by Ken B.
Nosferatu, for all intents and purposes, is one of the most respected and well-preserved public domain films created. You heard me. This movie’s copyright is expired, it’s fair game.
But we’re not here to discuss copyright. We’re here to discuss this as a film. It’s a horror movie that actually succeeds at being unsettling to the audience it was presented. Sure, modern day vampires are the grammatical equivalency of handsome sparkly people, but back in the 1800s and early 1900s, it was one of fiction’s most terrifying devices. Unfortunately today, because of how film has expanded and technologically developed, most of the feeling here of any fright is lost.
Nosferatu is a thinly veiled Dracula. Actually, it explicitly credits Bram Stoker in the opening. The source is what led this film to court and bankrupted the new studio that produced this thing. It’s roots are obvious, all that’s really changed are the names of the characters.
Real estate expert Thomas Hutter (GUSTAV von WANGENHEIM) and his wife Ellen (GRETA SCHRÖER) live in a small German town. One day, he receives the news that the distant Count Dracu– I mean, “Orlok” (MAX SCHRECK) is coming to look for a place to stay in town. Hutter decides to meet up with Orlok, but soon realizes that this man is… Strange. (The most telling point is when Hutter cuts his finger, and Orlok replies with the phrase “You’ve hurt yourself — the precious blood!”
I will not continue with the plot. Surely you are all familiar with the story of Dracula.
Many hold this film with great accord, and rightly so. But see how this movie has 3.5 stars and not a perfect 4? I’m writing to the modern audience, and the magnitude this picture will have on you is far lesser than it would have had in the 1920s, when it was shown how cinema could truly tell stories.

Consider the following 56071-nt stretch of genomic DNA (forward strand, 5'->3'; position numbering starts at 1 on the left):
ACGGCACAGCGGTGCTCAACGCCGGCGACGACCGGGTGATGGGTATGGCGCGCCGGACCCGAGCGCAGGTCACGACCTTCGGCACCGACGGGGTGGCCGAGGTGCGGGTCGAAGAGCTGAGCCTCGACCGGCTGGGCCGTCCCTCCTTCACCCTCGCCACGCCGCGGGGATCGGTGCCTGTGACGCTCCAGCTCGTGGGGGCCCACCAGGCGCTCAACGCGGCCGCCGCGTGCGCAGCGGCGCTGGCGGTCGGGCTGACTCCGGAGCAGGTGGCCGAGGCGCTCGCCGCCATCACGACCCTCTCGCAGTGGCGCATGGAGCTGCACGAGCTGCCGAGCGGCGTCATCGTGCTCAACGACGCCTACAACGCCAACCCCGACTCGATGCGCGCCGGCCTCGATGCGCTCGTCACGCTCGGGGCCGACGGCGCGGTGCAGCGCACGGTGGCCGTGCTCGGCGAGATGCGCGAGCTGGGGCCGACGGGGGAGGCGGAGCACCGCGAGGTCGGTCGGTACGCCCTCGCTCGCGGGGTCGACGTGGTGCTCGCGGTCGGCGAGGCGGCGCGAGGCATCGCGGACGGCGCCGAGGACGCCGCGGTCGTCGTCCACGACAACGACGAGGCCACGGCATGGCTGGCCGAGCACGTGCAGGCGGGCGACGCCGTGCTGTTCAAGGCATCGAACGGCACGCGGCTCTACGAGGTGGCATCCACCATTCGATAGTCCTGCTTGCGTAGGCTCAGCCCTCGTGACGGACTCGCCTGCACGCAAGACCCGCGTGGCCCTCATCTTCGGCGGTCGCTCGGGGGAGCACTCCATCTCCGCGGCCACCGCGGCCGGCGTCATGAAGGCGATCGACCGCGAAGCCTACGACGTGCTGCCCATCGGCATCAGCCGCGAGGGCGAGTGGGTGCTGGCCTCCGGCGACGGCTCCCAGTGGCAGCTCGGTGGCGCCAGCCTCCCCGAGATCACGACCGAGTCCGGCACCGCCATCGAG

Today even, director F.W. Murnau’s expressionist creation is held in high regard. It’s as bold and as imposing visually as the man’s height was (6’10”). The story quaintly unfolds before taking a real swing and setting it into full motion, exposing the growing threat of the town with Nosferatu’s approaching arrival.
Unlike most movies which purport to make the viewer’s nerves edge out, you’re left actually thinking about what you just saw, as opposed to a thousand gallons of blood and gore and the nearly systematic promise of an instant forgetting of what you just saw.
Nosferatu is not especially frightening by today’s cultural standards (the news, political ads, and medicine recall commercials are far more creepy), but it has no feeling of rushing itself. It has a story that supplies 90 minutes. That’s that, and it knows it. This, in turn, allows you to enter its world, despite the fact there’s no color or spoken dialogue.
However, once again, I must say that it’s not as engaging as it might have been seven decades or more ago, where the budding film reality had little to offer, and at something that was expanding at such a rapid rate, its sensibility and sturdiness in storytelling was a number to hold on to.
There’s no legal protection for Nosferatu now, so I cannot stress enough that it must be faithfully preserved and expected, so it can be there for the moviegoer in the years and years to come.
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